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Mountain Hardwear Hooded Compressor Review

Mountain Hardwear Hooded Compressor
Photo: Mountain Hardwear
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Price:  $250 List
Pros:  Lightweight, well-made wrist cuffs.
Cons:  Hood is tight with helmet on, insulation not as good as PrimaLoft ONE.
Manufacturer:   Mountain Hardwear
By Ian Nicholson and Chris McNamara  ⋅  May 4, 2011
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  • Warmth - 30% 6
  • Weight - 25% 7
  • Comfort - 20% 7
  • Water Resistance - 10% 7
  • Wind Resistance - 10% 6
  • Style - 5% 6

Our Verdict

This jacket has been discontinued.

The Hooded Compressor is a good mid-weight synthetic insulated jacket. In this review, it is best compared to the Arc'teryx Atom AR Hoody. For around town use we preferred the Atom AR. The Hooded Compressor, however, is a nicely featured jacket for those looking for something warmer than the standard lightweight synthetic layer.

Our Analysis and Test Results

The Mountain Hardwear Super Compressor vs. The Mountain Hardwear Hooded Compressor

Mountain Hardwear has replaced the Hooded Compressor with the Super Compressor, which retails for $295 - almost $50 more than the Hooded Compressor. The Super Compressor weights the same as the Hooded Compressor (17 oz) and has Thermal.Q Elite, which according to Mountain Hardwear, mimics the structure of down to create the highest warmth to weight ratio available in synthetic insulation.

Check out a side-by-side comparison below, with the Super Compression pictured on the left and the Hooded Compressor shown on the right.
Click to enlarge
Click to enlarge

Hands-On Review


Like the Montane Ice Guide and Patagonia Hyper Puff Hoody, the Mountain Hardwear Hooded Compressor is constructed with two different insulation weights to balance warmth with overall weight and mobility - 100g/m2 Thermic Micro TK in the body, and 80g/m2 in the sleeves. Not all synthetic insulations are equal. We find PrimaLoft insulation to generally be the best with PrimaLoft ONE being the widely accepted best. Mountain Hardwear's Thermic Micro insulation seems to be less warm. The difference is not extreme, but we find the Arc'teryx Atom AR to be warmer jackets.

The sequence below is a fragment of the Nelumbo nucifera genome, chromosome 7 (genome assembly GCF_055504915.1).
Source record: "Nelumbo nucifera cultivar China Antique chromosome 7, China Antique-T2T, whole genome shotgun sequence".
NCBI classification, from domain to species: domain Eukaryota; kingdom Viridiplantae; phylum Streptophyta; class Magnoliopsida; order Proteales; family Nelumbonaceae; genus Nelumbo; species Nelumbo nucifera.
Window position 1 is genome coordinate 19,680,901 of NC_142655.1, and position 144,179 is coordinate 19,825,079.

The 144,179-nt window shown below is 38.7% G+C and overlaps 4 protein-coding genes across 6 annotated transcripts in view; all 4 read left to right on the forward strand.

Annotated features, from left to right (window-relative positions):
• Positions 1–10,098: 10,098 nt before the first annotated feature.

The hood of the Compressor is much tighter fitting compared Atom AR. when used over a helmet it feels restrictive and covers the face only when your chin is tucked to your chest. We found this hood fit to be a big drawback.


We have to admit that we're rather thrown off by the fact that this jacket is called the "Compressor" and it does not stuff into itself. It squishes down relatively small, but you could not bring it along on a long rock climbing route very easily unless you climbed with a pack. Overall, however, the Compressor is a very light - only 17oz.


There are no stand-out features on the Hooded Compressor other than the wrist cuffs, which are similar in design the Mountain Hardwear Quasar with soft "jersey" cuffs that act as a sort of internal wrist gaiter, keeping cold and wetness out. There are four pockets: two hand warming pockets are comfortable fleece lined, but small, and there is an external, and an internal zippered chest pocket. The Internal chest pocket is very small, which we like since it keeps our little items closer at hand. The waist has the standard two-point cinch adjustments. The hood, though small as mentioned above, has a good 3-point adjustment system, and small brim.
Molly staying warm on a cold Yellowstone evening.  she has the...
Molly staying warm on a cold Yellowstone evening. she has the Mountain Hardwear Hooded Compressor layered over a Patagonia Fitz Roy down parka.
Photo: Chris Simrell

Best Application

This is a good jacket to pack along for belaying or skiing because it compresses small and is a bit warmer than the lightweight jackets in this review. It is not the jacket you would bring to clip on your harness, however (since it can't). Though some may feel it looks a bit "techie" we think it looks nice and is great for around town as well.


For $250, the Hooded Compressor is a bit expensive considering how we rated it against its closest competition, the Atom AR.

Ian Nicholson and Chris McNamara